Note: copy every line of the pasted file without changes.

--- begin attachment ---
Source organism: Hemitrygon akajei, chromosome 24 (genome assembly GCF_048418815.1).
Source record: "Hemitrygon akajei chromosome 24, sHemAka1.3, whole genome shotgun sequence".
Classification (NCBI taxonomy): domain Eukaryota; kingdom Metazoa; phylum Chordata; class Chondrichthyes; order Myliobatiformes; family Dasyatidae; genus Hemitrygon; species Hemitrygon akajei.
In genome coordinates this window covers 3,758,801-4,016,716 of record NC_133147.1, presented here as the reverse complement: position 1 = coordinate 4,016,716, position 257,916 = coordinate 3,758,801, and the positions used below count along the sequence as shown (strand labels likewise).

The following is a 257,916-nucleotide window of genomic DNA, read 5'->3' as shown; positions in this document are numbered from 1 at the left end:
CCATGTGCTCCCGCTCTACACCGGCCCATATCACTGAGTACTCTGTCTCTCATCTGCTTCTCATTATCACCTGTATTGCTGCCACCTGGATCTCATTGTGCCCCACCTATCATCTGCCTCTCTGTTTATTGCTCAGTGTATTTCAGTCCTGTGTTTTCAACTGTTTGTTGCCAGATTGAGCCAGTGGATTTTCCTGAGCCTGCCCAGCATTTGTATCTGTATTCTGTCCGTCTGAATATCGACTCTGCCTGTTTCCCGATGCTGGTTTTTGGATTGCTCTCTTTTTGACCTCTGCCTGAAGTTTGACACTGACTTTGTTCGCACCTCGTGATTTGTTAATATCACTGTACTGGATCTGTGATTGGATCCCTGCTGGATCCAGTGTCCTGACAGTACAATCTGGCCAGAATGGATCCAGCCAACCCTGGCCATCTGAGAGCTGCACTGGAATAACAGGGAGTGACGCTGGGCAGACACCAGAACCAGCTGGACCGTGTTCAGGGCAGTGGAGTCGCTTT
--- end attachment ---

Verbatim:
Source organism: Hemitrygon akajei, chromosome 24 (genome assembly GCF_048418815.1).
Source record: "Hemitrygon akajei chromosome 24, sHemAka1.3, whole genome shotgun sequence".
Classification (NCBI taxonomy): domain Eukaryota; kingdom Metazoa; phylum Chordata; class Chondrichthyes; order Myliobatiformes; family Dasyatidae; genus Hemitrygon; species Hemitrygon akajei.
In genome coordinates this window covers 3,758,801-4,016,716 of record NC_133147.1, presented here as the reverse complement: position 1 = coordinate 4,016,716, position 257,916 = coordinate 3,758,801, and the positions used below count along the sequence as shown (strand labels likewise).

The following is a 257,916-nucleotide window of genomic DNA, read 5'->3' as shown; positions in this document are numbered from 1 at the left end:
CCATGTGCTCCCGCTCTACACCGGCCCATATCACTGAGTACTCTGTCTCTCATCTGCTTCTCATTATCACCTGTATTGCTGCCACCTGGATCTCATTGTGCCCCACCTATCATCTGCCTCTCTGTTTATTGCTCAGTGTATTTCAGTCCTGTGTTTTCAACTGTTTGTTGCCAGATTGAGCCAGTGGATTTTCCTGAGCCTGCCCAGCATTTGTATCTGTATTCTGTCCGTCTGAATATCGACTCTGCCTGTTTCCCGATGCTGGTTTTTGGATTGCTCTCTTTTTGACCTCTGCCTGAAGTTTGACACTGACTTTGTTCGCACCTCGTGATTTGTTAATATCACTGTACTGGATCTGTGATTGGATCCCTGCTGGATCCAGTGTCCTGACAGTACAATCTGGCCAGAATGGATCCAGCCAACCCTGGCCATCTGAGAGCTGCACTGGAATAACAGGGAGTGACGCTGGGCAGACACCAGAACCAGCTGGACCGTGTTCAGGGCAGTGGAGTCGCTTT